Which Pet is Best?
Lesson 2 of 5
Objective: SWBAT compare two different types of pets to determine which pet would be best for the them. Student Objective: I can choose a pet that would be best for me and tell why.
Each day, my class has a story time. Most of the time, the story leads to lessons based on the story, but this time it is set to introduce a deeper lesson on comparing and forming an opinion. Throughout the month of January, the kindergarten team does an author study about Ezra Jack Keats, so I review the information learned in previous lessons before I read the day's story, Pet Show.
Boys and girls who can tell me who is the author and illustrator of this book? What is the job of the author? What is the job of the illustrator?
Now let's take a look at the book itself. I will point to parts of it and you tell me what these parts are called: front and back cover; spine;title page; text and illustrations. When I turn to the first pages, where do I begin reading? (I point out to my students where we begin reading.) Now let's listen to the story, Pet Show.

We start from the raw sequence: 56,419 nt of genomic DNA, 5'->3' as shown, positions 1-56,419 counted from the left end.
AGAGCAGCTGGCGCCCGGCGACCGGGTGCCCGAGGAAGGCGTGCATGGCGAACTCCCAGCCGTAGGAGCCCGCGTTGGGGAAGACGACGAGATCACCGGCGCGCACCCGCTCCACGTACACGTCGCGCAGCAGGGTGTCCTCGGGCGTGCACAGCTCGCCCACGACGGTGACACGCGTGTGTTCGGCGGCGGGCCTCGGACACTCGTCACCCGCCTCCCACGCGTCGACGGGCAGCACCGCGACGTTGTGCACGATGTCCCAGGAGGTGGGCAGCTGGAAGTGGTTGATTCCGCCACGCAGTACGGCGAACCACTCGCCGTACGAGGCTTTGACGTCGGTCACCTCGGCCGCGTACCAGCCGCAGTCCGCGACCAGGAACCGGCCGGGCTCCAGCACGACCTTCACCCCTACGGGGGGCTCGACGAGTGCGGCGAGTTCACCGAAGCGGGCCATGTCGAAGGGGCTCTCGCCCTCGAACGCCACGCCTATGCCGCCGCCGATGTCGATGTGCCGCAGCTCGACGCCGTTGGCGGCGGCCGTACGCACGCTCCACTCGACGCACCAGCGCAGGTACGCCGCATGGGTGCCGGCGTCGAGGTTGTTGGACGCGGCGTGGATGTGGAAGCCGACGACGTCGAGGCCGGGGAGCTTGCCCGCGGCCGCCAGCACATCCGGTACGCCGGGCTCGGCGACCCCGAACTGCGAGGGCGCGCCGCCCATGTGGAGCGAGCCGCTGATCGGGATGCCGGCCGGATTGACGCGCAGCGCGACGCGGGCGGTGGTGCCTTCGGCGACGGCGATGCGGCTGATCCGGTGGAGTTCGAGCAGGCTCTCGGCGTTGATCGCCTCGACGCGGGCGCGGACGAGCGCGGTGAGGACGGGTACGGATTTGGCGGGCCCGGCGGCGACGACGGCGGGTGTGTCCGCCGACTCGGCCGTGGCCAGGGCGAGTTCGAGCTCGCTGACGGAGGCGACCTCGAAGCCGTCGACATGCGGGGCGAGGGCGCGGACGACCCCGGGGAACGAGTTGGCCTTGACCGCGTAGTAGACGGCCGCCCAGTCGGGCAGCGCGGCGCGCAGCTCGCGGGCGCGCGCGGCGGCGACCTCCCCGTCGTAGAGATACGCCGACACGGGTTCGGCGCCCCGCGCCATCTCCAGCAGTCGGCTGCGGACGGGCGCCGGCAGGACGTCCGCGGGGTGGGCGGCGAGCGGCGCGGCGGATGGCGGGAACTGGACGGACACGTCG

After the story has been read, we talk about the different pets that each of the children in the story had, and I write those types on the board.
Who can tell me some of the pets we saw in the story? Instead of everyone shouting out what types of pets you have, I will have you raise your hand when you hear your pet mentioned and I will put a tally mark next to the animal name. If you have more than one, you will show me by putting up your fingers. For example if you have one cat, you will put up your fist, but if you have two cats you will raise your hand and show me two fingers.
Because I know that every child will want to talk about their own pets, I ask the children after each type, who has the same kind of pet. This way they each can share but a quicker, less chaotic manner. If they have one of a particular type of pet, they raise their fists. If they have more than one, the raise their hands with the number indicated by fingers raised. I put Tally Marks after the pet type to create a graph, and then we briefly chat about which type of pet seems most popular. This will lead us into the procedural part of the lesson.
The students are going to be working on comparing and contrasting, and then forming an opinion paper based on that information in regard to which of the two animals would make the best pet for them. They will support their opinions with information we will have gathered and charted.
Children, we are going to have a special guest for today, but they will need to sit at their seats in order for the class to meet him. My daughter surprises the class by walking into the room with my dog, Logan. While the children are sitting, I let her walk around the room to introduce him. As the children and the dog become acclimated, I indicate that I will be making a chart about two kinds of animals; the first side of the chart will be about my dog.